There is a famous Japanese proverb that says, “After winning the battle, tighten your helmet.” In other words, the battle does not end when you win. The battle only ends when you get lazy, when you lose your sense of commitment, and when you stop paying attention. This is zanshin as well: the act of living with alertness regardless of whether the goal has already been achieved. We can carry this philosophy into many areas of life.

“The battle does not end when you publish a book. It ends when you consider yourself a finished product, when you lose the vigilance needed to continue improving your craft”

The enemy of improvement is neither failure nor success. The enemy of improvement is boredom, fatigue, and lack of concentration. The enemy of improvement is a lack of commitment to the process because the process is everything.

The Art of Zanshin in Everday Life
“One should approach all activities and situations with the same sincerity, the same intensity, and the same awareness that one has with bow and arrow in hand.”—Kenneth Kushner

We live in a world obsessed with results. Like Herrigel, we have a tendency to put so much emphasis on whether or not the arrow hits the target. If, however, we put that intensity and focus and sincerity into the process—where we place our feet, how we hold the bow, how we breathe during the release of the arrow—then hitting the bullseye is simply a side effect. The point is not to worry about hitting the target. The point is to fall in love with the boredom of doing the work and embrace each piece of the process. The point is to take that moment of zanshin, that moment of complete awareness and focus, and carry it with you everywhere in life.

It is not the target that matters. It is not the finish line that matters. It is the way we approach the goal that matters. Everything is aiming.


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10 fascinating facts about Archery

Category : FC Archery News

Hey FC Archers,

* Reminder that FightClub is closed today and tomorrow for the Canada Day Long weekend *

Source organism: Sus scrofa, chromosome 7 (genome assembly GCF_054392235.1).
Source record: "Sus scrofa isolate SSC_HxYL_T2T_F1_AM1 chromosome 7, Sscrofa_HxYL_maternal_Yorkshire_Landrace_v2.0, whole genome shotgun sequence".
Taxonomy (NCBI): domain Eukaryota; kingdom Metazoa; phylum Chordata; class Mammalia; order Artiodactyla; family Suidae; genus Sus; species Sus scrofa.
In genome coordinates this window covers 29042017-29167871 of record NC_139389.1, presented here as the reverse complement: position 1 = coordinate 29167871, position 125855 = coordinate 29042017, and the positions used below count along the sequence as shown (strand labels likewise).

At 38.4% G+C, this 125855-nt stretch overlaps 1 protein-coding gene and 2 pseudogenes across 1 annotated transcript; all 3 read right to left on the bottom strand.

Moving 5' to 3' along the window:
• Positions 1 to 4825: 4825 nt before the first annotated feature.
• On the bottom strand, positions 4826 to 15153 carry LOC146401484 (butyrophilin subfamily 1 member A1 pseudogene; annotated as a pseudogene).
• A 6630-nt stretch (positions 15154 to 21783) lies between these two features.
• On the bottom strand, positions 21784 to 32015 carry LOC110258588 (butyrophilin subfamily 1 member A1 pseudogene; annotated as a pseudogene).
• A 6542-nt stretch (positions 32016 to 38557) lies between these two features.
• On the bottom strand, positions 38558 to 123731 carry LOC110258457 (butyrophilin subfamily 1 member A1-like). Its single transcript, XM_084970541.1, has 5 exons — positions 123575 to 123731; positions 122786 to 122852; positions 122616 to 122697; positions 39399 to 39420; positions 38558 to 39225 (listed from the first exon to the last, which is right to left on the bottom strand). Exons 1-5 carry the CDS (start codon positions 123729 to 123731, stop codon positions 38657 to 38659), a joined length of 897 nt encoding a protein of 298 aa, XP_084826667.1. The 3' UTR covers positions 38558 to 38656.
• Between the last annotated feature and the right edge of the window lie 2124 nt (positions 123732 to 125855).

1. The modern Olympic recurve bow may look hi-tech, but it is actually based on a design that originated over 3500 years ago (1500 BC)!

2. An archer can also be referred to as a toxophilite (although they rarely are!). The word comes from two Greek words that together mean ‘lover of the bow’.

3. During the Middle Ages, a skilled long-bowman could release between 10-12 arrows per minute. That’s an arrow every five/six seconds!

4. Archery is the national sport of the Kingdom of Bhutan.

5. To get within the ‘gold ring’, Olympic archers have to be able to hit a target the size of a beermat from a distance of seven bus lengths!


6. Five-time US Olympic archery champion Khatuna Lorig trained Jennifer Lawrence for the Hunger Games films. She’s not the only Hollywood star to be adept with a bow. Thelma & Louise star Geena Davis just missed out on making the US Olympic archery team in 2000, placing 24th out of 300!

7. Archery was the only sport that women could take part in, when they were first allowed to compete in the 1904 St. Louis Olympics.

8. South Korea has (so far) won the most gold medals in Olympic archery with an impressive haul of 19.

9. One of England’s greatest victories was because of the skill of its long-bowmen. During the Battle of Crecy in 1346.

10. At various times in Britain’s history, monarchs have banned the likes of football, bowls and even golf, because men were playing these sports rather than practising archery in their spare time. In fact, during the reign of Henry VIII, every man in the country had to “Practice at the Butts” after church on Sundays to hone their archery skills.